U of A study shows Canadian caregivers struggle balancing work and family 

“Since the last survey, I can't help but think that things have gotten much worse,” U of A professor says.

According to a University of Alberta study, over 5.2 million people across Canada struggle with balancing their full-time jobs and caring for loved ones who live with chronic illnesses and disabilities. 

To shed light on the situation, researchers at the U of A are analyzing Statistics Canada’s General Social Survey on Caregiving and Care Receiving. The survey shows that employed caregivers face challenges when it comes to making a sufficient living, while caring for their impaired family members at home.

Janet Fast, a researcher involved in the study and professor in the department of human ecology at the U of A, said that “one of the greatest challenges faced by employed caregivers is a lack of flexibility in employment, and the ability to structure their paid work around their caregiving responsibilities.”

Fast said that “nowhere near enough” is being done to address the situation of caregivers. According to the survey, the conditions for employed caregivers continues to deteriorate. 

“I think the work we need to do is with employers, and getting them to recognize that this is a workplace issue.”

According to Fast, something that could be done to improve the caregivers’ situation is for employers to introduce a care benefit. This could help provide their caregiving employees with more support to take care of their loved ones. Fast added that this is something that many countries around the world have introduced.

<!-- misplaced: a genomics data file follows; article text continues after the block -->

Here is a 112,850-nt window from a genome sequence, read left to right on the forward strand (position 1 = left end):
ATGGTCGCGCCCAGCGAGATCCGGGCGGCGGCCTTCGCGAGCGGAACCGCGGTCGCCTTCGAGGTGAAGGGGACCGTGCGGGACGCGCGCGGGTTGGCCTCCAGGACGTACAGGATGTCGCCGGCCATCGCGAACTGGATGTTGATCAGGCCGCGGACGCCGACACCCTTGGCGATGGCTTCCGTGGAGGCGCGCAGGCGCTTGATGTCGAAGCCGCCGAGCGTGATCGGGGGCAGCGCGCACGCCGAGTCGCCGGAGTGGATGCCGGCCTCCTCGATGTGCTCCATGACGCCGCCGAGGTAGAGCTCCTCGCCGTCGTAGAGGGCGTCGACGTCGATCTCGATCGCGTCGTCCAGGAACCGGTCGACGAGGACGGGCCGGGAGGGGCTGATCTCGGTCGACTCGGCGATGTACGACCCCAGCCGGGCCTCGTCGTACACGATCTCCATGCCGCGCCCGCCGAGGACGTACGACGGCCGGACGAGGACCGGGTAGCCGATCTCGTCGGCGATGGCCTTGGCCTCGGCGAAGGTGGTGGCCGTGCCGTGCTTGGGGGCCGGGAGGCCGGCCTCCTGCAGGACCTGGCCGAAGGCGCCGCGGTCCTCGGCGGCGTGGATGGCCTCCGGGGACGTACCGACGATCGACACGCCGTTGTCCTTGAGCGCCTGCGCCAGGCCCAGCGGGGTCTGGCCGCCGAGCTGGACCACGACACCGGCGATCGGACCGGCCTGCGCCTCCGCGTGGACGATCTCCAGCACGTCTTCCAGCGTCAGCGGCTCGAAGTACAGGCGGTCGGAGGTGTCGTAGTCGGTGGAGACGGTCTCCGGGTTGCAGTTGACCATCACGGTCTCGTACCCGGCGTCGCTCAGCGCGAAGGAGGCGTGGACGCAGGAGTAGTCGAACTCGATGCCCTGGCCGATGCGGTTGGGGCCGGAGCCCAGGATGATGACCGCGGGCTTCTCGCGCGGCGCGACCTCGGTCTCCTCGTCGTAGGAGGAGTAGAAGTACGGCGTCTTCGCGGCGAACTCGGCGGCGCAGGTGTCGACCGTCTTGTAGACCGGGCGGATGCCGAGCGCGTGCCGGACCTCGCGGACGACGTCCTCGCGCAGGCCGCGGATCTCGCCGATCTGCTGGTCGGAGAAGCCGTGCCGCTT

“Some countries have made it possible for caregivers to earn pension points or pension benefits on the basis of their care work, and those are strategies that Canada has not followed.” 

Fast said that if nothing is done to improve the situation of employed caregivers, the figures of those facing difficulties with balancing full-time jobs and caregiving responsibilities is going to rise.

“Since the last survey, I can’t help but think that things have gotten much worse,” Fast said.

She added that the COVID-19 pandemic was another factor that significantly impacted the challenges that caregivers face. 

“The proportion of caregivers who were reporting employment, financial, personal health, and well-being consequences have significantly increased between those two surveys, especially with the pandemic.” 

According to Fast, what makes the situation worse for caregivers is that very few people have access to formal care like long-term care homes, placing all the responsibilities on relatives. As a result, Fast added that caregivers save the health-care system money.

“We’ve done some work where we’ve estimated the monetary value of care and unpaid work. It lies between $97 billion and $112 billion. That translates to three times what public policymakers are spending on continuing care services, on home care, and community care,” Fast said.

It is very important, Fast said, that people recognize what a caregiver is, and what it is they do for their immediate families and for all of society. 

“It’s family carers who provide the vast majority of care, and the formal care system is supplementary to that. I think if policymakers could flip their thinking in that respect a little bit, it might become more obvious what it is they need to do, and that is to support family carers.”

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